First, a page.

Drunken Commentary Track: I ♥ Huckabees

Audio: Use controls to play, pause, etc.

Download 'I Heart Huckabees': Drunken Commentary Track (mp3, 25.2 MB).

In March 2005, Bride of Culture Snob and I watched I ♥ Huckabees. I started an essay on the movie but abandoned it, mostly because I felt at a loss for interesting things to say.

After choosing I ♥ Huckabees for the second in the Culture Snob “Drunken Commentary Track” series, I can confirm that my thoughts on the movie are less than cogent. You, dear reader/listener, can now hear long, awkward silences and extended digressions as Culture Snob, Bride of Culture Snob, Bad Dog Ginger, and River Cities’ Reader film critic Mike Schulz try to say something of value about the movie. Click to download the audio file (mp3 format, roughly 24 megabytes, 107 minutes), which is intended to be listened to while watching the movie.

I hope the track is as fun to listen to as it was to create, because I can’t promise much in the way of insight. Bluntly, I don’t think I added much to what I wrote more than a year ago, which I offer here — for the first time anywhere! — so I don’t have to finish it:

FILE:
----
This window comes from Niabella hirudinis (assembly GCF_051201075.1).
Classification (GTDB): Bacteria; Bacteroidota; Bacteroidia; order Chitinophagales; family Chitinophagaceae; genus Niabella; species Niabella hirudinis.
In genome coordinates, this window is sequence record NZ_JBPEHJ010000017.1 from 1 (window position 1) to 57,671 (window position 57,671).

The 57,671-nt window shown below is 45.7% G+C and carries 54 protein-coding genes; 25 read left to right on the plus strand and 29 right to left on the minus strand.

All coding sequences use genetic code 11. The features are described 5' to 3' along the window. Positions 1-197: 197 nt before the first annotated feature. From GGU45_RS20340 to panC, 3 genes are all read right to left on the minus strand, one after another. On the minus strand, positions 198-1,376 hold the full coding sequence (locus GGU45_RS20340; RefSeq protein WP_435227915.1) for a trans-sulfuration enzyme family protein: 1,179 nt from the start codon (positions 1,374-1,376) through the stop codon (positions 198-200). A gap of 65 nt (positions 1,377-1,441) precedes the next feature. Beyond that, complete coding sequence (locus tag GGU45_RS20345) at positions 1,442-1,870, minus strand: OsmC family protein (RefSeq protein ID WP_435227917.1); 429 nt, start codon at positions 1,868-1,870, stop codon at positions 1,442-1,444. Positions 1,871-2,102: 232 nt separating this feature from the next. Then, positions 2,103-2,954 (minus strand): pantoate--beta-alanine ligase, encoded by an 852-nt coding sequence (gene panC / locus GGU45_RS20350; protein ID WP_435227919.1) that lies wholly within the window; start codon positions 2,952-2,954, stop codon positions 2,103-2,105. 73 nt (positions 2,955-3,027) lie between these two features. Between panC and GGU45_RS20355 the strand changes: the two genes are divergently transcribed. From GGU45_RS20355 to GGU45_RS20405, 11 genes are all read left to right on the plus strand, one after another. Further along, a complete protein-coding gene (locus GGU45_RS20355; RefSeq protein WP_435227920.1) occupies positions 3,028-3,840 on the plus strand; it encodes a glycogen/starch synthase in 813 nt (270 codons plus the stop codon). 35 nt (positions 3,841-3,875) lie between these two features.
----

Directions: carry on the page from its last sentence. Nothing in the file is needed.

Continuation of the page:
A movie exhibitor that my wife and I know has described David O. Russell’s I ♥ Huckabees as “putrid filth,” and while I’m guessing the reaction is not uncommon, it puzzles me. What about the movie spurs such intense revulsion? It’s merely a screwball comedy, and although it has plenty of profanity and one sex scene, as R-rated movies go, it’s pretty tame.

It’s not difficult to imagine people disliking the movie; what’s baffling is the intense and loathing character of the rebuke. “Putrid filth” is a descriptor typically reserved for gonzo porn or movies involving Tom Green (remember him?), not a film whose marketing describes it as an “existential comedy.”

A few other notes from that draft are worth repeating: The movie is absurdist without being absurd; it asks the question of how we can be idealistic without the entanglements of ego, politics, or practicality; and it might be thought of as Magnolia as a comedy.

Enjoy the track. The next audio endeavor will be more incisive and penetrating, I promise. It could hardly be less enlightening than this.

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